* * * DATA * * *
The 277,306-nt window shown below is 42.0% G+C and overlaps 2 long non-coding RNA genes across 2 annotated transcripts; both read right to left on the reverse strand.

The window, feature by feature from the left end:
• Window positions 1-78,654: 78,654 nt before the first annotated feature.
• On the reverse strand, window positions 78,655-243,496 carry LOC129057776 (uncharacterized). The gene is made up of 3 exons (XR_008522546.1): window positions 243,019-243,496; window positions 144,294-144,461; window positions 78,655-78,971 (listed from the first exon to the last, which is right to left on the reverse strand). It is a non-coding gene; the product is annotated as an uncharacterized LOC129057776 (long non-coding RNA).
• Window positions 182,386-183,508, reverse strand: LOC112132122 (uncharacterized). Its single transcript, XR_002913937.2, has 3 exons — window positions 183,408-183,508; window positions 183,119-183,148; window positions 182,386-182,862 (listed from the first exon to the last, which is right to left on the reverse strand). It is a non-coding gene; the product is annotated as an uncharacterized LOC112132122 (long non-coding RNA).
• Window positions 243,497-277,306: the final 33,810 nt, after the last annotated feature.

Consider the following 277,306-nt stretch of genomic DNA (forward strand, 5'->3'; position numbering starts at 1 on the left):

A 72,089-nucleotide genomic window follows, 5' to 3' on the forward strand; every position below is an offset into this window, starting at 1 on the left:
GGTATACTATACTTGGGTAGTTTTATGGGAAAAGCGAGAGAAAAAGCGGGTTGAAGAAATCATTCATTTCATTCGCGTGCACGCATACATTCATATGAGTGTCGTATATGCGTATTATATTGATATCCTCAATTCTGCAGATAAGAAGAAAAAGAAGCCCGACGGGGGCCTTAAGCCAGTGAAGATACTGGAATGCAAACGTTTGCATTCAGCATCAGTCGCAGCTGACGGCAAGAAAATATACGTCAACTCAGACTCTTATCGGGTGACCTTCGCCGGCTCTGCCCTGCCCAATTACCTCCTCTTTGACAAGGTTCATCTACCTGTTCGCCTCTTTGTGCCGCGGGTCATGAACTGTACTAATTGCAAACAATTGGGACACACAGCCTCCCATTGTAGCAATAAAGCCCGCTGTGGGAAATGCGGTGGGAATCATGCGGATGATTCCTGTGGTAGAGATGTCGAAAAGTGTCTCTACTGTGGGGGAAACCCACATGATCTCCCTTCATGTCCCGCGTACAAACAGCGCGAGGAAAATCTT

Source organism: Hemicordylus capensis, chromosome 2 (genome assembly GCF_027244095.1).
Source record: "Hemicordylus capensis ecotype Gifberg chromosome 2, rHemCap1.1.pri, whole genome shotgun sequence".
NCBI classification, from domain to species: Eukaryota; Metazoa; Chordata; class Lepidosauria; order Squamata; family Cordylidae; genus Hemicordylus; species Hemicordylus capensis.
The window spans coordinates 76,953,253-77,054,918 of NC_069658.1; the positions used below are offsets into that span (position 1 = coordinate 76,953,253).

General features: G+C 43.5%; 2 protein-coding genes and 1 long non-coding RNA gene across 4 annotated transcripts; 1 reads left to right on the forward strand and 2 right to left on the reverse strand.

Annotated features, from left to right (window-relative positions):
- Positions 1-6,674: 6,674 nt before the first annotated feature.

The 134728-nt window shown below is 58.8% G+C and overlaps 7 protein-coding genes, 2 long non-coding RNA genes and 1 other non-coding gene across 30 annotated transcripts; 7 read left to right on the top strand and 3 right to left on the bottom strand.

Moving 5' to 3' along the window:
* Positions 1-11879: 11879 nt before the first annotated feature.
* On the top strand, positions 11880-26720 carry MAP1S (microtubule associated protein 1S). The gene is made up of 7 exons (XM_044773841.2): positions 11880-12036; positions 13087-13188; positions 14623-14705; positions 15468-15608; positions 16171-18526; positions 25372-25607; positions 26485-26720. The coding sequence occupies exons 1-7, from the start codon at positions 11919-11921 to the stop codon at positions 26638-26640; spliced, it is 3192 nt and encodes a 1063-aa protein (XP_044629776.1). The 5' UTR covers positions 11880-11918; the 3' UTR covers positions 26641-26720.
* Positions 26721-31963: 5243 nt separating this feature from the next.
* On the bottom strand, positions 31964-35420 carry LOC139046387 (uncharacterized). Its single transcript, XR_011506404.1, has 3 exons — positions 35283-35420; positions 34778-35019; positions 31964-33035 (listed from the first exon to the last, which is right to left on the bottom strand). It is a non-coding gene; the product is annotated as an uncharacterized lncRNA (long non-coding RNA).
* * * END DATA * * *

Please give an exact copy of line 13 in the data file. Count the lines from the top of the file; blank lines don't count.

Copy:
The window spans coordinates 76,953,253-77,054,918 of NC_069658.1; the positions used below are offsets into that span (position 1 = coordinate 76,953,253).